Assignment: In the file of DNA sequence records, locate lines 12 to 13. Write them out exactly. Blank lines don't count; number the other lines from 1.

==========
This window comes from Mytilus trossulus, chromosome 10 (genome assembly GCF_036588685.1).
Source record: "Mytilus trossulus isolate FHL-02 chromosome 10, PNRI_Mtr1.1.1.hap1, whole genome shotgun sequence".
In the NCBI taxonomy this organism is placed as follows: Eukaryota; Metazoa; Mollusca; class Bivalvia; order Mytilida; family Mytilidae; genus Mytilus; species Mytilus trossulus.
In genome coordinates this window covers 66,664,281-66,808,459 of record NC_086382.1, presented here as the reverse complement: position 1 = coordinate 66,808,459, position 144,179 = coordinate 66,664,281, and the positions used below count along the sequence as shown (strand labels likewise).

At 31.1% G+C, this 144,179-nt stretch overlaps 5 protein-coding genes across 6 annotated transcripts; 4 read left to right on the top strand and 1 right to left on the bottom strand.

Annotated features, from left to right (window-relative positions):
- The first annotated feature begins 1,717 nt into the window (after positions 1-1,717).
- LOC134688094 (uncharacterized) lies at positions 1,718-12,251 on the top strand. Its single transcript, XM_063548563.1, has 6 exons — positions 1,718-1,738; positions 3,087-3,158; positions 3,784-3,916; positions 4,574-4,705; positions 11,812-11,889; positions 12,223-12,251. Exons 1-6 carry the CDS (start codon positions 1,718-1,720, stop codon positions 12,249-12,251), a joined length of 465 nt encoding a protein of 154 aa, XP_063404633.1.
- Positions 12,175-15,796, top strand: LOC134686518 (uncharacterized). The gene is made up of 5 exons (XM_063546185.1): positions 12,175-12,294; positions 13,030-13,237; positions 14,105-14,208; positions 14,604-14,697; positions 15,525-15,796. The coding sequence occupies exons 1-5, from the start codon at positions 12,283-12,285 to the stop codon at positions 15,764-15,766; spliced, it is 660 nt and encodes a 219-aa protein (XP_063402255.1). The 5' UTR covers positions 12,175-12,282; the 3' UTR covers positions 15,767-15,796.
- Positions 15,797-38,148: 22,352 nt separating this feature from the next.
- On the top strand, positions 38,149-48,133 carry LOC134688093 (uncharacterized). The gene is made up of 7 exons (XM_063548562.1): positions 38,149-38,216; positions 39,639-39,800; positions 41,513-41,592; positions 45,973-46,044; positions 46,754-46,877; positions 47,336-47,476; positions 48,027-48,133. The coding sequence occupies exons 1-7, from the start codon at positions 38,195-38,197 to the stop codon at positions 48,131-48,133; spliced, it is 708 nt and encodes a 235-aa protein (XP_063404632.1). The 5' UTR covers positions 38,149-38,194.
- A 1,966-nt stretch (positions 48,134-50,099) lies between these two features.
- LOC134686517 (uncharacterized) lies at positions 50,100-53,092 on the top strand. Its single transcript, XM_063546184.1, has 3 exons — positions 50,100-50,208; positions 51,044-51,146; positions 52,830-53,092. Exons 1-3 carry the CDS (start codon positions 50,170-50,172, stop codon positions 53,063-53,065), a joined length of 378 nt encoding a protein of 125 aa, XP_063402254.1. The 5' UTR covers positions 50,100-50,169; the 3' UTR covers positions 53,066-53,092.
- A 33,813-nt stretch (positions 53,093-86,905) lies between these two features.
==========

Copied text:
- A 1,966-nt stretch (positions 48,134-50,099) lies between these two features.
- LOC134686517 (uncharacterized) lies at positions 50,100-53,092 on the top strand. Its single transcript, XM_063546184.1, has 3 exons — positions 50,100-50,208; positions 51,044-51,146; positions 52,830-53,092. Exons 1-3 carry the CDS (start codon positions 50,170-50,172, stop codon positions 53,063-53,065), a joined length of 378 nt encoding a protein of 125 aa, XP_063402254.1. The 5' UTR covers positions 50,100-50,169; the 3' UTR covers positions 53,066-53,092.